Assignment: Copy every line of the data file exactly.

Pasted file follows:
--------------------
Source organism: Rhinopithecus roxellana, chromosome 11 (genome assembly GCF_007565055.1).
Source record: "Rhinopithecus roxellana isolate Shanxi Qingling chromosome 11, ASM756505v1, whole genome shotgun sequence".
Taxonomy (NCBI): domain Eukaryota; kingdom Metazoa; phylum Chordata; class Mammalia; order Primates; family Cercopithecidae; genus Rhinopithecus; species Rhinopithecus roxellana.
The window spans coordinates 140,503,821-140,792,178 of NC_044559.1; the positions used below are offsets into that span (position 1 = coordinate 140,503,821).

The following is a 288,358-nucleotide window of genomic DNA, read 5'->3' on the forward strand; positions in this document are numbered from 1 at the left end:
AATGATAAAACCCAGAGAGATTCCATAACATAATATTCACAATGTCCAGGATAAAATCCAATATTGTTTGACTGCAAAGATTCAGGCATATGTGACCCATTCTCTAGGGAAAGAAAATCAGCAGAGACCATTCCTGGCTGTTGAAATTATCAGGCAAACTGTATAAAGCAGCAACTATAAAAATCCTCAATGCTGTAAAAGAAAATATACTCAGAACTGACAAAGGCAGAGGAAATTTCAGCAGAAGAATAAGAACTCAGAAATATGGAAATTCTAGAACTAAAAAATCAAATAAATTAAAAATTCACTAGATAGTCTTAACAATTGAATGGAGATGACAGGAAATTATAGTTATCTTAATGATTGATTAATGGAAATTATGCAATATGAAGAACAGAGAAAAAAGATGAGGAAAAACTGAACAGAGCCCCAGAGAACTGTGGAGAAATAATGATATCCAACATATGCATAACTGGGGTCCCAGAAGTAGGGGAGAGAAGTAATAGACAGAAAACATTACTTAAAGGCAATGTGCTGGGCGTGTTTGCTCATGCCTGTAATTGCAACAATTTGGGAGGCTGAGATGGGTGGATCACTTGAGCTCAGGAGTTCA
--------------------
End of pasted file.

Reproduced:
Source organism: Rhinopithecus roxellana, chromosome 11 (genome assembly GCF_007565055.1).
Source record: "Rhinopithecus roxellana isolate Shanxi Qingling chromosome 11, ASM756505v1, whole genome shotgun sequence".
Taxonomy (NCBI): domain Eukaryota; kingdom Metazoa; phylum Chordata; class Mammalia; order Primates; family Cercopithecidae; genus Rhinopithecus; species Rhinopithecus roxellana.
The window spans coordinates 140,503,821-140,792,178 of NC_044559.1; the positions used below are offsets into that span (position 1 = coordinate 140,503,821).

The following is a 288,358-nucleotide window of genomic DNA, read 5'->3' on the forward strand; positions in this document are numbered from 1 at the left end:
AATGATAAAACCCAGAGAGATTCCATAACATAATATTCACAATGTCCAGGATAAAATCCAATATTGTTTGACTGCAAAGATTCAGGCATATGTGACCCATTCTCTAGGGAAAGAAAATCAGCAGAGACCATTCCTGGCTGTTGAAATTATCAGGCAAACTGTATAAAGCAGCAACTATAAAAATCCTCAATGCTGTAAAAGAAAATATACTCAGAACTGACAAAGGCAGAGGAAATTTCAGCAGAAGAATAAGAACTCAGAAATATGGAAATTCTAGAACTAAAAAATCAAATAAATTAAAAATTCACTAGATAGTCTTAACAATTGAATGGAGATGACAGGAAATTATAGTTATCTTAATGATTGATTAATGGAAATTATGCAATATGAAGAACAGAGAAAAAAGATGAGGAAAAACTGAACAGAGCCCCAGAGAACTGTGGAGAAATAATGATATCCAACATATGCATAACTGGGGTCCCAGAAGTAGGGGAGAGAAGTAATAGACAGAAAACATTACTTAAAGGCAATGTGCTGGGCGTGTTTGCTCATGCCTGTAATTGCAACAATTTGGGAGGCTGAGATGGGTGGATCACTTGAGCTCAGGAGTTCA